The radiograph and CT scan show a displaced scaphoid waist fracture. Optimal treatment is ORIF with screw fixation.
The usual mechanism of injury to the scaphoid is axial load across a hyperextended wrist. Pain with resisted pronation, snuffbox tenderness and scaphoid tuberosity tenderness should all raise suspicion for a scaphoid fracture. AP and lateral X-rays, as well as PA view with the hand in ulnar deviation and an oblique 45 degree view with the hand in pronation can help to identify the fracture. Bone scan, CT and MRI can also be used to make the diagnosis if radiographs are indeterminate. ORIF is recommended for any fracture displaced more than 1mm, with a radiolunate angle greater than 15 degrees, with intrascaphoid angle greater than 35 degrees, associated with perilunate dislocation or with a proximal pole fracture. Optimal treatment is ORIF with screw fixation. For minimally displaced fractures, percutaneous or mini-open fixation allows minimal dissection and preservation of extrinsic ligaments.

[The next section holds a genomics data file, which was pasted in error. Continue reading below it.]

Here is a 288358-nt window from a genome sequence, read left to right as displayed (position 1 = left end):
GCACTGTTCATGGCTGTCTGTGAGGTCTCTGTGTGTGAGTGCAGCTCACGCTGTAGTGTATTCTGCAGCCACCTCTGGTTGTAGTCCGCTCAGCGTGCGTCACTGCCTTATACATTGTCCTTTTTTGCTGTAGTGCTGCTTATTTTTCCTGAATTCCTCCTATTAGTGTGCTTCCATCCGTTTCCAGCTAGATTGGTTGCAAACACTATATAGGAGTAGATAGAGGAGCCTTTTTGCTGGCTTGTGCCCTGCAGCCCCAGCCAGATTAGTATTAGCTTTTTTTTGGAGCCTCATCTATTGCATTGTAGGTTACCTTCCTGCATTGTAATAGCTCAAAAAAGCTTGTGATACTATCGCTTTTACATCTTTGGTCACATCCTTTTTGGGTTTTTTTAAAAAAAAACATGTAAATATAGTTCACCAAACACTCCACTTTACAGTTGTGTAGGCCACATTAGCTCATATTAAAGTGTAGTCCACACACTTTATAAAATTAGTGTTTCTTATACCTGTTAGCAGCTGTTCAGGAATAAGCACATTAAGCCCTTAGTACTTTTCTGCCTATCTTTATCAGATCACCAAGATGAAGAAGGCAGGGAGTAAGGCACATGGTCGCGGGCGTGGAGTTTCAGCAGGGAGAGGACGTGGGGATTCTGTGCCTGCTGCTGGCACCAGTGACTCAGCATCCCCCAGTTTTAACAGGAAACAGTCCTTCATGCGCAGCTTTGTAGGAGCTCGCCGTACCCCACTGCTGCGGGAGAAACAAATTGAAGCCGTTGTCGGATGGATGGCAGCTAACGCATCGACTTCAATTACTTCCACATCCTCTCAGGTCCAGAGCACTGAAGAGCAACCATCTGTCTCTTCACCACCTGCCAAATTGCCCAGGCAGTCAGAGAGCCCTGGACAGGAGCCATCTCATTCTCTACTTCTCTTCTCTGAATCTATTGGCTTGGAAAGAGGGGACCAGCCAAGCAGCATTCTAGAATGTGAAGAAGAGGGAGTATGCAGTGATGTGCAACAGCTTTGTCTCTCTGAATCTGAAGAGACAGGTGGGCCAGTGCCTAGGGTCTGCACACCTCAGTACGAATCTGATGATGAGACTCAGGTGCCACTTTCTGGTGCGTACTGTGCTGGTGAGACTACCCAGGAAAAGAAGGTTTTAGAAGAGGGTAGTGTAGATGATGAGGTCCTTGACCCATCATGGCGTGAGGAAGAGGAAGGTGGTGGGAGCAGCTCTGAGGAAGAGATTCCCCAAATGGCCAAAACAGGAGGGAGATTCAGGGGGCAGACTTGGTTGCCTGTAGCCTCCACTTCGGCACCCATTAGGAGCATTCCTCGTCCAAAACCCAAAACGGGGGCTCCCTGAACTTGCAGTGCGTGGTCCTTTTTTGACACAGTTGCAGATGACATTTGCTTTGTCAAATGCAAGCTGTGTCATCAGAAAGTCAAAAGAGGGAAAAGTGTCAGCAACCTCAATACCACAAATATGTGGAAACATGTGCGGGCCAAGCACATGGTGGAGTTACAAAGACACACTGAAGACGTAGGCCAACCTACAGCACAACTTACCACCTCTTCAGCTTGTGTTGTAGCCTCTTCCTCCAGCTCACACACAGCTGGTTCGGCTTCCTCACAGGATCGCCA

Answer 1,2,3: Nonoperative management is not indicated in displaced scaphoid fractures
Answer 5: Vascularized bone grafting is reserved for cases of scaphoid nonunion.
Trumble TE (ed): Hand Surgery Update 3: Hand, Elbow and Shoulder. Rosemont, IL, American Society for Surgery of the hand, 2003, pp 161-73.